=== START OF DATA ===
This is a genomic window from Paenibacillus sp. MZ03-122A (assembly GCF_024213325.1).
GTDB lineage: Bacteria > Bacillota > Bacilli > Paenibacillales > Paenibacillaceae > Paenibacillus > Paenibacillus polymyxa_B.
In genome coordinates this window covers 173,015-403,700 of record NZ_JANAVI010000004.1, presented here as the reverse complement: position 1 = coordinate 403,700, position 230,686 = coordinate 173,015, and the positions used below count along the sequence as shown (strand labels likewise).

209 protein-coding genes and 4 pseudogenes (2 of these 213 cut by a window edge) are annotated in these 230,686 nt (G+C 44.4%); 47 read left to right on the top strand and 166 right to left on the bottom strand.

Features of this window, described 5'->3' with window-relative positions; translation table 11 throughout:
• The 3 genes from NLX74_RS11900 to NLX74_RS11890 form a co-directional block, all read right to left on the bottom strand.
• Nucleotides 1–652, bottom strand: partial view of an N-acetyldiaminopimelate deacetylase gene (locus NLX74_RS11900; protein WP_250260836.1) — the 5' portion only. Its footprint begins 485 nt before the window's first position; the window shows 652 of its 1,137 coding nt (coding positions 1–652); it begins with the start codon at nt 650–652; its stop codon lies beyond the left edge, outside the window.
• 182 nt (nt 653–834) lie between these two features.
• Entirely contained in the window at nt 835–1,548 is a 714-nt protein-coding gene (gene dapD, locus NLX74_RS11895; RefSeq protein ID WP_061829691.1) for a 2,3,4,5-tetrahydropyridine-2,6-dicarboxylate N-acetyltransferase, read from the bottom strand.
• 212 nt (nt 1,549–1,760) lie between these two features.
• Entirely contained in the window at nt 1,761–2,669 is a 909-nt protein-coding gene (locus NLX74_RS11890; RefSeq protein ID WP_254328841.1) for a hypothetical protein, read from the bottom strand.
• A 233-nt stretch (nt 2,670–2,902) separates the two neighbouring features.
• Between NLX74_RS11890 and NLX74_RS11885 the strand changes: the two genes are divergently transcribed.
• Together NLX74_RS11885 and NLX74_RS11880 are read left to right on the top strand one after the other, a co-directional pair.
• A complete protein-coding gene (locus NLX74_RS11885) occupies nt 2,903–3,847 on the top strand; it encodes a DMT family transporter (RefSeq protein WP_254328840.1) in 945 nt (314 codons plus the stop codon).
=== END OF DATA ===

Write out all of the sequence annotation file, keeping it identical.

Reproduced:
This is a genomic window from Paenibacillus sp. MZ03-122A (assembly GCF_024213325.1).
GTDB lineage: Bacteria > Bacillota > Bacilli > Paenibacillales > Paenibacillaceae > Paenibacillus > Paenibacillus polymyxa_B.
In genome coordinates this window covers 173,015-403,700 of record NZ_JANAVI010000004.1, presented here as the reverse complement: position 1 = coordinate 403,700, position 230,686 = coordinate 173,015, and the positions used below count along the sequence as shown (strand labels likewise).

209 protein-coding genes and 4 pseudogenes (2 of these 213 cut by a window edge) are annotated in these 230,686 nt (G+C 44.4%); 47 read left to right on the top strand and 166 right to left on the bottom strand.

Features of this window, described 5'->3' with window-relative positions; translation table 11 throughout:
• The 3 genes from NLX74_RS11900 to NLX74_RS11890 form a co-directional block, all read right to left on the bottom strand.
• Nucleotides 1–652, bottom strand: partial view of an N-acetyldiaminopimelate deacetylase gene (locus NLX74_RS11900; protein WP_250260836.1) — the 5' portion only. Its footprint begins 485 nt before the window's first position; the window shows 652 of its 1,137 coding nt (coding positions 1–652); it begins with the start codon at nt 650–652; its stop codon lies beyond the left edge, outside the window.
• 182 nt (nt 653–834) lie between these two features.
• Entirely contained in the window at nt 835–1,548 is a 714-nt protein-coding gene (gene dapD, locus NLX74_RS11895; RefSeq protein ID WP_061829691.1) for a 2,3,4,5-tetrahydropyridine-2,6-dicarboxylate N-acetyltransferase, read from the bottom strand.
• 212 nt (nt 1,549–1,760) lie between these two features.
• Entirely contained in the window at nt 1,761–2,669 is a 909-nt protein-coding gene (locus NLX74_RS11890; RefSeq protein ID WP_254328841.1) for a hypothetical protein, read from the bottom strand.
• A 233-nt stretch (nt 2,670–2,902) separates the two neighbouring features.
• Between NLX74_RS11890 and NLX74_RS11885 the strand changes: the two genes are divergently transcribed.
• Together NLX74_RS11885 and NLX74_RS11880 are read left to right on the top strand one after the other, a co-directional pair.
• A complete protein-coding gene (locus NLX74_RS11885) occupies nt 2,903–3,847 on the top strand; it encodes a DMT family transporter (RefSeq protein WP_254328840.1) in 945 nt (314 codons plus the stop codon).